Friday, August 31, 2018

His Robot Brainchild

The Beverly Hillbillies #10 (Dell, July-September 1965, 10 cents)
Supposedly sporting a Gene Colan cover, this television tie-in comic features a three-part, issue-length story, as well as a one-page strip, a text piece, and a Farm Boy back-up story. The main piece, comprising the seven- to 10-page sections "My Son, the Monster," "The Rufus Rumpus," and "Raising the Rufus," was written by D.J. Arneson and drawn by Henry Scarpelli.

The sequence details the story of the Clampett family taking in a lodger while their parent goes on a trip. Professor Dyno leaves his robot brainchild with the family because "I can't leave him in my workshop. He gets so lonely!" Rufus proves quite helpful, retrieving a football from some electrical wires for Elly and Jethro before falling into the pool and seizing up. The Clampetts try to revive the bot using oil and "good old mountain tonic," which does the trick.

Rufus dances with some appliances and frightens the locals when he goes to the supermarket with Granny. He accidentally hits Granny with a football and wanders off, alarming a neighboring family—the Drysdales—at the dinner table. When the police arrive, they accidentally hit Rufus with their patrol car, destroying him. The family does their best to repair him before Professor Dyno returns.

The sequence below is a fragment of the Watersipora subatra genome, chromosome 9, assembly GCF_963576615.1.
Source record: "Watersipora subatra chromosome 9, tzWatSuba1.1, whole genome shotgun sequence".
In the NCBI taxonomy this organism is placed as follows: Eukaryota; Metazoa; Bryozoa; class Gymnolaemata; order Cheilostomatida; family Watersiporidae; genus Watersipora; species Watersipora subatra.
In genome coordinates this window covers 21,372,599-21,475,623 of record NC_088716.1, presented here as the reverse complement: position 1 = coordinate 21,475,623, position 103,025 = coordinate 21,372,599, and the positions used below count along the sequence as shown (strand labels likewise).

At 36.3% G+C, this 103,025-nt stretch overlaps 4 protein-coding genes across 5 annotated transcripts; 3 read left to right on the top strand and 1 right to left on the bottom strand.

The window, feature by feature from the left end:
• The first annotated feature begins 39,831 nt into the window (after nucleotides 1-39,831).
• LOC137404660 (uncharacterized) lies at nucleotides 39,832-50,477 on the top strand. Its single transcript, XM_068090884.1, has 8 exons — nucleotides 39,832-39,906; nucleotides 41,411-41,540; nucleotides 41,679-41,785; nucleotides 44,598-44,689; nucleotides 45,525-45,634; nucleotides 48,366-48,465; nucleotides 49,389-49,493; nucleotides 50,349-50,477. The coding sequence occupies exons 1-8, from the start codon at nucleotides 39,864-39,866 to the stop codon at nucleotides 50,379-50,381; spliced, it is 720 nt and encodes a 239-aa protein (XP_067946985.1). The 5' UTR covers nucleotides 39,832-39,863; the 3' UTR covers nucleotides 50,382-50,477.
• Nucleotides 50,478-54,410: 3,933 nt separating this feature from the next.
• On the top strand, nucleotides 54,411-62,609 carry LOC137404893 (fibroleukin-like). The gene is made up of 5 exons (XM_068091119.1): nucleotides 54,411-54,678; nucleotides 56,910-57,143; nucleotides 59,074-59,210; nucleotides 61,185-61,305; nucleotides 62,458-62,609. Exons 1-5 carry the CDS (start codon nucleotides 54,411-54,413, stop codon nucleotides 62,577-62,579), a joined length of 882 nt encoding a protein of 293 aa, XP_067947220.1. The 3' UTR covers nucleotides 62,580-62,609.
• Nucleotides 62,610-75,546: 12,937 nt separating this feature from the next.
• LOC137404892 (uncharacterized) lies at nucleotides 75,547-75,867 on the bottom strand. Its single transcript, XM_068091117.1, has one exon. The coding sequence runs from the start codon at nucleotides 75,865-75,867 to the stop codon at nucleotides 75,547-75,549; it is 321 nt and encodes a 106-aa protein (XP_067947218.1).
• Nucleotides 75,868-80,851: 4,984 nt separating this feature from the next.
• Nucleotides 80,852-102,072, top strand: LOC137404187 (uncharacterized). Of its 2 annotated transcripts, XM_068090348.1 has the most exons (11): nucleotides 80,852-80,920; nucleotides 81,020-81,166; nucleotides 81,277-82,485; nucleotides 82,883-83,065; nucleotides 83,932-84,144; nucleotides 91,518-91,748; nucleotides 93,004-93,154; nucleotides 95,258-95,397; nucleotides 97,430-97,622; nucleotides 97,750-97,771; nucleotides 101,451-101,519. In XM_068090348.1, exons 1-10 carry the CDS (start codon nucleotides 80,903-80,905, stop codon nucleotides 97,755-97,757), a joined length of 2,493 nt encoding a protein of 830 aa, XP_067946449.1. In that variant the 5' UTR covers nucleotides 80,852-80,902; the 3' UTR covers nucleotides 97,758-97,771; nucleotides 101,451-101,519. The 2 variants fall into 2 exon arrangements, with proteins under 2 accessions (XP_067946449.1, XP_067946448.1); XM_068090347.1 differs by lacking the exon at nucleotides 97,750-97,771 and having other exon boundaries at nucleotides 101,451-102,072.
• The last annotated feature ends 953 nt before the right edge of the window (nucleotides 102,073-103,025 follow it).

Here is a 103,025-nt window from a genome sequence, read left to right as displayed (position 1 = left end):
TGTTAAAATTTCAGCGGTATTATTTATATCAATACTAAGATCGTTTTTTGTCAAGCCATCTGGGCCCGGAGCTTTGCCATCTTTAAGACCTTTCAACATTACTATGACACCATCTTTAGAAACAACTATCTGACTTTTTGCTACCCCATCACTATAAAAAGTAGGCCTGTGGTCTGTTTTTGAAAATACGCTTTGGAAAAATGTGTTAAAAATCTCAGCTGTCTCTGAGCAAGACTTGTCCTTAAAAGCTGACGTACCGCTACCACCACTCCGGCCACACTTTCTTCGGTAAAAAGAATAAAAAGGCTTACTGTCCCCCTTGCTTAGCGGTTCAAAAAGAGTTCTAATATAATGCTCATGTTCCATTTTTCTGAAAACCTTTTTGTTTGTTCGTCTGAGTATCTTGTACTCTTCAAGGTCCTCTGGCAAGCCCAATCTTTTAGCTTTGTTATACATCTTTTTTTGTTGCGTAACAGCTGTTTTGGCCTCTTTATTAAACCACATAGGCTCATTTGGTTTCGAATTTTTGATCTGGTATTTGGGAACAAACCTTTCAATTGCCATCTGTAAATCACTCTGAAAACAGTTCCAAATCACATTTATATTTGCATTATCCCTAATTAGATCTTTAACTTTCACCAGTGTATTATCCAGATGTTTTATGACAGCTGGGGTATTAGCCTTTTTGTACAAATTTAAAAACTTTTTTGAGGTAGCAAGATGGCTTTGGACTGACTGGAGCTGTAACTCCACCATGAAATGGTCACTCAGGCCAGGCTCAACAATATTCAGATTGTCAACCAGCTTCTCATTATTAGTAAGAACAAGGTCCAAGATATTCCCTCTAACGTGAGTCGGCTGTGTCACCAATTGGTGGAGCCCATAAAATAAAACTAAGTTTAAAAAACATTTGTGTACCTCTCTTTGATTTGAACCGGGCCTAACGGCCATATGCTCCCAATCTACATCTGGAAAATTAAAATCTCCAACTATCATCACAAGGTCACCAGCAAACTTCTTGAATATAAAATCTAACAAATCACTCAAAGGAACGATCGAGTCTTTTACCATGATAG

Not having watched a lot of The Beverly Hillbillies, I'm not sure how true the tone or pacing of the comic is to the TV program. I tend to be skeptical of tie-in books. This issue in particular seems focused on accomplishing something the producers might not have been able to do on TV—feature a robot—but I can actually see most of this done with rudimentary practical effects like cardboard and paint. And I can hear the laugh track in response to some of the gags.

The one-page gag opening the issue—in black and white rather than color—features a monkey named Skipper making breakfast. The one-page text piece, "The New Friend," tells the tale of a "ten-year-old with  chauffeured limousine" who finds the true meaning of friendship after getting a black eye from a new friend. And the Farm Boy back up, "How Now, Brown Sow," looks at potential prize sow Sarah and the ruckus raised at a rodeo. Farm Boy was a regular back up in this series in 1965-66.

Availability: The first four issues of this series have been collected in TV Classics: Classic Comics Library #37. The first season of the TV show (as well as subsequent seasons) is available on DVD.

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